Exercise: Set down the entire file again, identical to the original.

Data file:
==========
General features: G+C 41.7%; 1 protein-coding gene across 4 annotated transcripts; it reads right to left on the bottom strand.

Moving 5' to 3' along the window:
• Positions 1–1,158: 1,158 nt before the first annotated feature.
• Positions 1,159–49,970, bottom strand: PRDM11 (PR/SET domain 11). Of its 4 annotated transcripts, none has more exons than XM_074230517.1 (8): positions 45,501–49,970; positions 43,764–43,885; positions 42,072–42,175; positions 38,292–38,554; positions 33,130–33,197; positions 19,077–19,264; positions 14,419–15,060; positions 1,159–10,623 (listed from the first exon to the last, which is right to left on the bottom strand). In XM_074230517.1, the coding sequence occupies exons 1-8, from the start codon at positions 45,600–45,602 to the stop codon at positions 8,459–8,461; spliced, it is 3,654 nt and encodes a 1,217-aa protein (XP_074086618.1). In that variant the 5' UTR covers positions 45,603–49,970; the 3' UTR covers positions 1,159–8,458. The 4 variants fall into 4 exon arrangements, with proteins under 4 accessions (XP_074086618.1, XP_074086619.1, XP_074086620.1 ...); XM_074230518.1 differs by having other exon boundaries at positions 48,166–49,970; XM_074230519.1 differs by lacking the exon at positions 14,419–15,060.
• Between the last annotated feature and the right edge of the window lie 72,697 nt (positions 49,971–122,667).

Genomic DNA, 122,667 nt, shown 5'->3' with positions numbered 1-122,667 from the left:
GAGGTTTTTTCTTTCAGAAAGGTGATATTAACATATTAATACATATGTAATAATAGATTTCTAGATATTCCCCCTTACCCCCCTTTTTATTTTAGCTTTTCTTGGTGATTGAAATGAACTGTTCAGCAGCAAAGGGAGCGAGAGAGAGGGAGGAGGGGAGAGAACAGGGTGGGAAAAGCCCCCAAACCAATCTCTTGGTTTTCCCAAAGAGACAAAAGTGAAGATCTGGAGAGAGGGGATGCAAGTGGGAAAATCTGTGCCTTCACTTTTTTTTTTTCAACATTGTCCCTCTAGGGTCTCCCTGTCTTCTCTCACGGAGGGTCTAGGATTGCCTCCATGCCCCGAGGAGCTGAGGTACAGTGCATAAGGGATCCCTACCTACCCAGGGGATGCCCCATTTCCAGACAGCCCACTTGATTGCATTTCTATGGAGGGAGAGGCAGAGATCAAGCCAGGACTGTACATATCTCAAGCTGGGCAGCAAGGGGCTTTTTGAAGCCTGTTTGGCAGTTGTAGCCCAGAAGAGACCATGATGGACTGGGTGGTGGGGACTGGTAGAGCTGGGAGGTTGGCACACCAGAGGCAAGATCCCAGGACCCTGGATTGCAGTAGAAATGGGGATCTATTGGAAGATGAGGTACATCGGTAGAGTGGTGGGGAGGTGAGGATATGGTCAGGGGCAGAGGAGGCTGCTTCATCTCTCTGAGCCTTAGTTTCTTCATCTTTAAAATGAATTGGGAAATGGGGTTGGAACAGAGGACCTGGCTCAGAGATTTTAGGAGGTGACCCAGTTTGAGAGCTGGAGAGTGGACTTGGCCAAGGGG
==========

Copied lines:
General features: G+C 41.7%; 1 protein-coding gene across 4 annotated transcripts; it reads right to left on the bottom strand.

Moving 5' to 3' along the window:
• Positions 1–1,158: 1,158 nt before the first annotated feature.
• Positions 1,159–49,970, bottom strand: PRDM11 (PR/SET domain 11). Of its 4 annotated transcripts, none has more exons than XM_074230517.1 (8): positions 45,501–49,970; positions 43,764–43,885; positions 42,072–42,175; positions 38,292–38,554; positions 33,130–33,197; positions 19,077–19,264; positions 14,419–15,060; positions 1,159–10,623 (listed from the first exon to the last, which is right to left on the bottom strand). In XM_074230517.1, the coding sequence occupies exons 1-8, from the start codon at positions 45,600–45,602 to the stop codon at positions 8,459–8,461; spliced, it is 3,654 nt and encodes a 1,217-aa protein (XP_074086618.1). In that variant the 5' UTR covers positions 45,603–49,970; the 3' UTR covers positions 1,159–8,458. The 4 variants fall into 4 exon arrangements, with proteins under 4 accessions (XP_074086618.1, XP_074086619.1, XP_074086620.1 ...); XM_074230518.1 differs by having other exon boundaries at positions 48,166–49,970; XM_074230519.1 differs by lacking the exon at positions 14,419–15,060.
• Between the last annotated feature and the right edge of the window lie 72,697 nt (positions 49,971–122,667).

Genomic DNA, 122,667 nt, shown 5'->3' with positions numbered 1-122,667 from the left:
GAGGTTTTTTCTTTCAGAAAGGTGATATTAACATATTAATACATATGTAATAATAGATTTCTAGATATTCCCCCTTACCCCCCTTTTTATTTTAGCTTTTCTTGGTGATTGAAATGAACTGTTCAGCAGCAAAGGGAGCGAGAGAGAGGGAGGAGGGGAGAGAACAGGGTGGGAAAAGCCCCCAAACCAATCTCTTGGTTTTCCCAAAGAGACAAAAGTGAAGATCTGGAGAGAGGGGATGCAAGTGGGAAAATCTGTGCCTTCACTTTTTTTTTTTCAACATTGTCCCTCTAGGGTCTCCCTGTCTTCTCTCACGGAGGGTCTAGGATTGCCTCCATGCCCCGAGGAGCTGAGGTACAGTGCATAAGGGATCCCTACCTACCCAGGGGATGCCCCATTTCCAGACAGCCCACTTGATTGCATTTCTATGGAGGGAGAGGCAGAGATCAAGCCAGGACTGTACATATCTCAAGCTGGGCAGCAAGGGGCTTTTTGAAGCCTGTTTGGCAGTTGTAGCCCAGAAGAGACCATGATGGACTGGGTGGTGGGGACTGGTAGAGCTGGGAGGTTGGCACACCAGAGGCAAGATCCCAGGACCCTGGATTGCAGTAGAAATGGGGATCTATTGGAAGATGAGGTACATCGGTAGAGTGGTGGGGAGGTGAGGATATGGTCAGGGGCAGAGGAGGCTGCTTCATCTCTCTGAGCCTTAGTTTCTTCATCTTTAAAATGAATTGGGAAATGGGGTTGGAACAGAGGACCTGGCTCAGAGATTTTAGGAGGTGACCCAGTTTGAGAGCTGGAGAGTGGACTTGGCCAAGGGG